(The 460 King Cobra was offered starting in the 1980's and into the 1990's and is a D9TE blocked external balance engine. Also, whereas most Marine-issue 460's (Harman Marine, etc) had cast dish top pistons, the King Cobra came with forged flat top pistons made by TRW. I believe the King Cobra 460 was "rated" at 340 hp.)

LO
Paul, You Sir, Are a huge asset to this site. For what it is worth, I really enjoy reading your threads. Joe
 

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Fat snout, forged steel crank true? Something on the order of a 391 industrial?
The 391 was a variation of the FE engine family, it was called the FT series [Ford truck] that consisted of 330" 359" and 391" engines based on the FE design. Most had steel cranks with the larger snout, the blocks were cast in a slightly different iron alloy and had the extra crank webbing similar to the Hi perf. FE blocks. These engines were true truck engines with positive valve rotators, hi volume oil pump and 5/16" pump drive [extra oil for the air compressor] cylinder heads were designed for heavy duty-long life use. Most, if not all, had mechanical governers using Holley truck carbs that had the throttle over-ride controlled by the dist. Theres more but why?:rolleyes:....More useless shit to file away into the archives of your brain.:D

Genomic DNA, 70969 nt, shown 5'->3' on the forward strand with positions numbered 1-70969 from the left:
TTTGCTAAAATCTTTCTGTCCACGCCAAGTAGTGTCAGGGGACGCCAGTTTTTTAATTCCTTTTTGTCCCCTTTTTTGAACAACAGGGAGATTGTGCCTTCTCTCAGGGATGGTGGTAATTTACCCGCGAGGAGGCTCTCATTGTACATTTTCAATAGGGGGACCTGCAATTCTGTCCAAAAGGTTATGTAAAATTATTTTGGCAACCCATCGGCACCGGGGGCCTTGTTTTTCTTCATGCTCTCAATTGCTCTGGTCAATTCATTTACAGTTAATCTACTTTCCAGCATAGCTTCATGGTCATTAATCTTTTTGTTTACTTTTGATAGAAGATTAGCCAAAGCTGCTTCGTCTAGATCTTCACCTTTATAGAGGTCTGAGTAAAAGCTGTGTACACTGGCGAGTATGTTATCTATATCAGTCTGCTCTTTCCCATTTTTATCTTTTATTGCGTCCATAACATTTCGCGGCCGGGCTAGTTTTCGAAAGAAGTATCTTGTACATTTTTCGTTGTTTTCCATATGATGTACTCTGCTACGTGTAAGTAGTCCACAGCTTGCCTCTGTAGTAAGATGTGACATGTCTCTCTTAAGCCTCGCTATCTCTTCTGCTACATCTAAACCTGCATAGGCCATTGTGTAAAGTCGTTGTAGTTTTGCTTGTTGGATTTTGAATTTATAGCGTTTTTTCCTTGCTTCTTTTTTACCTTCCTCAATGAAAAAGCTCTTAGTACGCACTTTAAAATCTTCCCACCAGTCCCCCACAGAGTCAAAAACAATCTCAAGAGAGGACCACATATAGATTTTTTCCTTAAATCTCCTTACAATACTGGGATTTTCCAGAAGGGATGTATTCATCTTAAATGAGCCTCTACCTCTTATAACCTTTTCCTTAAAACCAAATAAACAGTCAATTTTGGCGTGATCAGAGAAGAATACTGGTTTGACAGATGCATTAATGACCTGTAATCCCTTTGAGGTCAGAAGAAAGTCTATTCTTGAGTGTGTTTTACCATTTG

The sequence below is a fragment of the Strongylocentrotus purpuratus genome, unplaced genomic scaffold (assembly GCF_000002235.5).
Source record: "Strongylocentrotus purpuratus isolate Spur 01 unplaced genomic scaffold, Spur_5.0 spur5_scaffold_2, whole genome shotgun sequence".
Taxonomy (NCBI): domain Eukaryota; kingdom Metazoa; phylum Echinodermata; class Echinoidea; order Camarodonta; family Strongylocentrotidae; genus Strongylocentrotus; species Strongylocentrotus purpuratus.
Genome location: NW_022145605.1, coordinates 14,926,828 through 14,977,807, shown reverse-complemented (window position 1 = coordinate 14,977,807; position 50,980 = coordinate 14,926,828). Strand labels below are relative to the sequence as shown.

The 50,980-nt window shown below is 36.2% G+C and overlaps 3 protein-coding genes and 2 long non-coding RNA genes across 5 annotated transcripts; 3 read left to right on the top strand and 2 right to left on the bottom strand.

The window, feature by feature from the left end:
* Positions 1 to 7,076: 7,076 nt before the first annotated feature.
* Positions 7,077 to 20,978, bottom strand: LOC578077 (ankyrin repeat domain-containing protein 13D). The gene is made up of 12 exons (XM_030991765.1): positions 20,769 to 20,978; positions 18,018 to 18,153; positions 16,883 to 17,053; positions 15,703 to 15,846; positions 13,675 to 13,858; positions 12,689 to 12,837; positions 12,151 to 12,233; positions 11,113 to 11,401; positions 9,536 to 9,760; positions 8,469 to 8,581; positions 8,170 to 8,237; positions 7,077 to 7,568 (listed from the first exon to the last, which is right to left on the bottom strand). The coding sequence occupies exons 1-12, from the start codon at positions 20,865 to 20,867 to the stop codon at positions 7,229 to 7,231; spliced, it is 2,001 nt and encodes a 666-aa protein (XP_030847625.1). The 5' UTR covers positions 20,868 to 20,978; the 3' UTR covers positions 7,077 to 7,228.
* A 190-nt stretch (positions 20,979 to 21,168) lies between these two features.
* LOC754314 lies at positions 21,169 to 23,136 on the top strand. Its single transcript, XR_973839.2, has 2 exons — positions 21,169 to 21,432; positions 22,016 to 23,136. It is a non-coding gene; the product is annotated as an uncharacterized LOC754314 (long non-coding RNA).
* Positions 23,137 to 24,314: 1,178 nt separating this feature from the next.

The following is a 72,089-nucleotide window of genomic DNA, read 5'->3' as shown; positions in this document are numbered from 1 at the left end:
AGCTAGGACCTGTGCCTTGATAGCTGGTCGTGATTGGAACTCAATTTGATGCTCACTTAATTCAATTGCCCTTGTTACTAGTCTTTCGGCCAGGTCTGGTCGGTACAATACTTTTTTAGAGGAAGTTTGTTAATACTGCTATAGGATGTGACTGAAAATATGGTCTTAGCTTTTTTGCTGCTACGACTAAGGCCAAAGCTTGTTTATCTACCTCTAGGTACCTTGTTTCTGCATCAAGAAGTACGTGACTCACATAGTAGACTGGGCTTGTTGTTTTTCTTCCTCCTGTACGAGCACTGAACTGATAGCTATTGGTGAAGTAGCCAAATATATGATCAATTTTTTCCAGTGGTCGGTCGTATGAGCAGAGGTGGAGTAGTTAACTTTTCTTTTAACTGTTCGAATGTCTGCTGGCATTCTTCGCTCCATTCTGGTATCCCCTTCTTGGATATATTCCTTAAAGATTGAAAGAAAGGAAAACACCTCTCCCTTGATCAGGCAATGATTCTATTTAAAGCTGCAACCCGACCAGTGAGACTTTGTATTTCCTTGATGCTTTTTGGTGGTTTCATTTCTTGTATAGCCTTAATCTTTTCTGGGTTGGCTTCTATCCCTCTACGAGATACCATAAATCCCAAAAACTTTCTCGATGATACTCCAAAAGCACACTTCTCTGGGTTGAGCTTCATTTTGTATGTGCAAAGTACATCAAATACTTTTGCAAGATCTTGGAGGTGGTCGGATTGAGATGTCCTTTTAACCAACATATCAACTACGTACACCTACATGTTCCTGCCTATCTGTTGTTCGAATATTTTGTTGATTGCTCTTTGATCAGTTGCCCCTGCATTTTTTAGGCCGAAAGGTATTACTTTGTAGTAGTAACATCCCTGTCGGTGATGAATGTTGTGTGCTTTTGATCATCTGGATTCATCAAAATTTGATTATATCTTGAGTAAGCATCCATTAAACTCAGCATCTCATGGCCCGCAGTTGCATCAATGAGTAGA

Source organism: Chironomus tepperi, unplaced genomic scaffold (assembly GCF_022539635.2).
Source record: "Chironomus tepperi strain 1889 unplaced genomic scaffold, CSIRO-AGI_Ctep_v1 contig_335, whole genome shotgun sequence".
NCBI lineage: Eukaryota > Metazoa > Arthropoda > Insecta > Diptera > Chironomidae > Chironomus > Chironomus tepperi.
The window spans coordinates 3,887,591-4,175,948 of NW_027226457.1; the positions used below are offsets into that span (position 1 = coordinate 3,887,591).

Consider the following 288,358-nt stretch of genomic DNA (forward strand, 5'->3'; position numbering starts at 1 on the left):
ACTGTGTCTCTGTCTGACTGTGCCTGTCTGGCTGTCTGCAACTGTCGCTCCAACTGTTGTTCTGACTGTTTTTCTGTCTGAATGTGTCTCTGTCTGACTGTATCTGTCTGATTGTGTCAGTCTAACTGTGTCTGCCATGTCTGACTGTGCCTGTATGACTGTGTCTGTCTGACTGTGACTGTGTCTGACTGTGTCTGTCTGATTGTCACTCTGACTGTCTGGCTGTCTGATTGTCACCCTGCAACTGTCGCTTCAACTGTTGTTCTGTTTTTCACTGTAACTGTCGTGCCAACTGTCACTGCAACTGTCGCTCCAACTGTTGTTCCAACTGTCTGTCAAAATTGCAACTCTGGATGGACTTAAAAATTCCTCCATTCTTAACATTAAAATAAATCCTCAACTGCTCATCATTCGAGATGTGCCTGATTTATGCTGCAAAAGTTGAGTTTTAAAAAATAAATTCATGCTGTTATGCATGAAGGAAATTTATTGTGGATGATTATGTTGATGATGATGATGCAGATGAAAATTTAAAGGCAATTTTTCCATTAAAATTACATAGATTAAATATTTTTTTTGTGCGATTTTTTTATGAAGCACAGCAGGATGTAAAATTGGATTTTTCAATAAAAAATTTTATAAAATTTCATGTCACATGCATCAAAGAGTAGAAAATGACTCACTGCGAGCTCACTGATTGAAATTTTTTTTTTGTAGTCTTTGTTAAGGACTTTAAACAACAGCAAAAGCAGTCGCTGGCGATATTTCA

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Already miss the 310/562
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I couldn't agree more. It is nice to know that when, yes when, I build a 385 AND WIN, there people like LO and 058 that I can depend on for good solid info on a motor that is under rated and misunderstood
;) fixed it for ya ;)
 

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I couldn't agree more. It is nice to know that when, yes when, I ever get around to buildng a 385, there people like LO and 058 that I can depend on for good solid info on a motor that is under rated and misunderstood
Wow, I'm surprised. I didn't know you were considering building a 385 series engine. It would be an honor and a pleasure to assist you in any way I can. Best regards, Bob